We caught the local JR train back from Arashiyama station into Kyoto but not before we were accosted by four schoolgirls who asked where we were from and then proceeded to quiz us on what we knew about One Direction ("ah, Niall, he cute"). Just like in India, the little Japanese girls wanted a photograph taken with us and we were only happy to oblige. Something you will pick-up on very early on in your trip to Japan is that the kids are totally adorable here - so polite and positive: there's a real innocence to them that the British could only dream of.
Kyoto's highlight, and possibly the highlight of the whole trip, is the Golden Temple. It sits on a small lake surrounded by reeds, Japanese maple and fir trees. The gold temple building reflects beautifully on the waters of the lake which plays host to a number of miniature islands with accompanying trees. The sight is so wonderful not even the rain on the day could spoil it - although the security guard, who kept racing us on because it was closing time, did. My photos of arguably Japan's most stunning sight were a little rushed. A tip: most tourist attractions in Japan (temples and places of historical interest) close around five o' clock so make sure you get there with plenty of time to soak up the atmosphere and compose your shots, rather than leaving it to three minutes to five like we did.
The stunning view over the lake out to the Kinkaju-ji also known as the Golden Temple, a zen Buddhist temple. This was a real highlight of my trip to Japan.
Japanese paper lanterns at the Chion-in temple complex.
The 24m tall Ryozen Kannon Buddha statue. The green hills give the huge white figure a stunning backdrop.
The wonderful, and slightly other-worldly, Bamboo Grove.
Nara is in Japan's Kansai prefecture and was once its capital city. We were toying with the idea of travelling to Osaka instead, but am so glad we decided to stick with Nara. Its sights were worth the cost of the whole Japan trip on its own (well, almost). Osaka I had heard of many times before, but Nara I hadn't. This nearly lead to the wrong decision. But Nara is where things got really Japanese. Sometimes traces of old Japan get washed away or muted by modern glass buildings and coffee shops. Nara is traditional Japan distilled into a small place. The piece du resistance of Nara is the huge Buddha statue in the Todai-Ji Temple - flanked by two golden female statues. It is an amazing sight for a Westerner as it speaks so much of the Far East. Considering our abandonment of Osaka in favour of Nara, it was ironic for us that we were accosted by school kids from the Kagata Elementary School in the Osaka prefecture outside the temple itself. They were carrying out a questionnaire on foreign tourists' favourite Japanese things. They were delightfully cute and, as a reward for answering their questions, gave us a home-made pop-up card . I told you Japanese kids were special!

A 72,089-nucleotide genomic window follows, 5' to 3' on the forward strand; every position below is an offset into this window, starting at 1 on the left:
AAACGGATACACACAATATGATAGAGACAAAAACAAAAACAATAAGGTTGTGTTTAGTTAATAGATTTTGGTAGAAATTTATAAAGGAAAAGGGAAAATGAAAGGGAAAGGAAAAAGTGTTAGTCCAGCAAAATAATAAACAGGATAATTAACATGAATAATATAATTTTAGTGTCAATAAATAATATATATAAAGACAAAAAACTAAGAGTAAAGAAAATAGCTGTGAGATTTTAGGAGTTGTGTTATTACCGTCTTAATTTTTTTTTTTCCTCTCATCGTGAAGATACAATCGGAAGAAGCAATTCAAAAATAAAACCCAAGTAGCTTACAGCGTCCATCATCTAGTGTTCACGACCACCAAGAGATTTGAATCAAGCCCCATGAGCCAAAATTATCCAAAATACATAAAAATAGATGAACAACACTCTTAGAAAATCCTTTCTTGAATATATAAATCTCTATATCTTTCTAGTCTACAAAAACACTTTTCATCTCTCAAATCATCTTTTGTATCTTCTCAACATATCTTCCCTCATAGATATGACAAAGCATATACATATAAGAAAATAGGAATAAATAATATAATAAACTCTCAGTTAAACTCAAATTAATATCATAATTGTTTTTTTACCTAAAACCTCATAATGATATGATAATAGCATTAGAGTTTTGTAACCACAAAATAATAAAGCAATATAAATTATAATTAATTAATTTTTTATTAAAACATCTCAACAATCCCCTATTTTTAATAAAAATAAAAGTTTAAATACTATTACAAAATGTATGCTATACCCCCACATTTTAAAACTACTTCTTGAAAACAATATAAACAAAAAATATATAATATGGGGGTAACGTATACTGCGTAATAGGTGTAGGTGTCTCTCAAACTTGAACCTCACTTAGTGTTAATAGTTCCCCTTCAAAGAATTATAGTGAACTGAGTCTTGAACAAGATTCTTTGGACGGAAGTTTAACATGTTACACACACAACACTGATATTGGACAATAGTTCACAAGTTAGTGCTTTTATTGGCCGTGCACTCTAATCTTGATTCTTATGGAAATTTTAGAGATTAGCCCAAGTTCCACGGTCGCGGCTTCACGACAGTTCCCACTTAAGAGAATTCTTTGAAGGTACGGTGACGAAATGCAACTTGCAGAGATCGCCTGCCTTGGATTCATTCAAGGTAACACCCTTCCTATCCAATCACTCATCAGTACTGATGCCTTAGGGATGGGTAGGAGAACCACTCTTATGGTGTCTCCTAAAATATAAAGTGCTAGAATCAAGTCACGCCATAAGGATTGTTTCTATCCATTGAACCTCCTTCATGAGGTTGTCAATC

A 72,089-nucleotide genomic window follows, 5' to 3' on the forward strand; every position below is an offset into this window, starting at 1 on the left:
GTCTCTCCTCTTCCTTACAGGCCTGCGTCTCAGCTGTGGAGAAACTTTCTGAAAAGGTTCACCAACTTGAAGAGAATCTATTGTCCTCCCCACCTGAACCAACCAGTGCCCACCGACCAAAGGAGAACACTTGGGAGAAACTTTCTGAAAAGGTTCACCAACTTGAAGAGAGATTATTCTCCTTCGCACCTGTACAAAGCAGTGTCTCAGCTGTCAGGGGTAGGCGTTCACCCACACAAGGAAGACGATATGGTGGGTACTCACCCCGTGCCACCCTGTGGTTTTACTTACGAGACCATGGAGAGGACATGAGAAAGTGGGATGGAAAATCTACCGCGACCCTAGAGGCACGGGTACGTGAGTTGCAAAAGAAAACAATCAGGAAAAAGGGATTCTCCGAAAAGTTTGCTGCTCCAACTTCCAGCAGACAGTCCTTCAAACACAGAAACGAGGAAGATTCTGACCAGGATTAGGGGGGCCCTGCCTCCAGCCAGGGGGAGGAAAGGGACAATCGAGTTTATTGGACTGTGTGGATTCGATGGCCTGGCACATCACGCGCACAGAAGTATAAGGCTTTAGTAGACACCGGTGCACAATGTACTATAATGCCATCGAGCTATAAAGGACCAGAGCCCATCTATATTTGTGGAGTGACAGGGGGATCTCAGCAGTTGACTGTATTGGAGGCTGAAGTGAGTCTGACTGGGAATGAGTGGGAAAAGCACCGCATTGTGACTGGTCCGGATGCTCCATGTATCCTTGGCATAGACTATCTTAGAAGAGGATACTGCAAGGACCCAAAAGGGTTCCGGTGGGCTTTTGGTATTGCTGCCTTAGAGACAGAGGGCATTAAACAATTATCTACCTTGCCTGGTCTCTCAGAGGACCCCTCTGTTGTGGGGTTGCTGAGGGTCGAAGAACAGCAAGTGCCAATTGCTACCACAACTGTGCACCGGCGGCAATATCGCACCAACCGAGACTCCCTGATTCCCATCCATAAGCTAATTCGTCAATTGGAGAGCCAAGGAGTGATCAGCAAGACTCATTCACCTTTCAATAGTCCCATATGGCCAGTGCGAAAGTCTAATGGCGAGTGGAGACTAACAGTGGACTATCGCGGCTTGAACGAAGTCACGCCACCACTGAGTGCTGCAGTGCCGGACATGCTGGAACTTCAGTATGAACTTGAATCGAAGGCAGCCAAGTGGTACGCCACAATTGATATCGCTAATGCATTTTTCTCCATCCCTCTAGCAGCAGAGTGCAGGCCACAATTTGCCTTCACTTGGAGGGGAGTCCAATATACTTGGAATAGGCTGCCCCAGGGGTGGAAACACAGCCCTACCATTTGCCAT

Nara also has a five storey pagoda which surpassed the others I had seen because it was far easier to photograph. It also sits in the grounds of Nara Park home to a large number of tame deer which you can feed biscuits to - with a little bit of help from a petite old lady with a stall selling deer biscuits, and 150 Yen. Think a Japanese version of the Mary Poppins film 'feed the birds, tuppence a bag...', but just swap pigeons for deer and you'll get the idea. I got up real close and personal with these creatures and loved every minute of it! How I didn't lose a finger as four deer nipped at me I'll never know. Nara is an absolute must if you have half a day spare and you are in the Kyoto or Kinsai prefectures: it is a little bit of old Japan you'd find a little harder to trace back in Tokyo. It is Japan without the modern neon zing. Nara is what you come to Japan for.
The Viricona Buddha from the 8th Century sits in the Great Buddha Hall .
Me with school kids from the Kagata Elementary School in Osaka prefecture who quizzed me on foreign tourists' favourite Japanese things.
A Sika deer lays down under a Japanese fir tree after eating too many deer biscuits.
travel tips, links & resources
- Make sure you carry plenty of cash in Japanese Yen as, surprisingly, bank cards from the west are rarely accepted for card payments. Many cash machines do not accept these cards either - no matter how well-known your bank is (HSBC, Barclays). Your best bet to access cash is to take it out from ATMs at large railway stations and airports - don't walk around hungry and tired looking for a cash machine that works like we did!
- Many people will sell you the benefits of the Japan Rail Pass - but check that you will get value for money. If you are only making a few trips on the train network, it will probably work out cheaper to buy tickets individually and on-arrival at the station. Do you maths first!
you may also like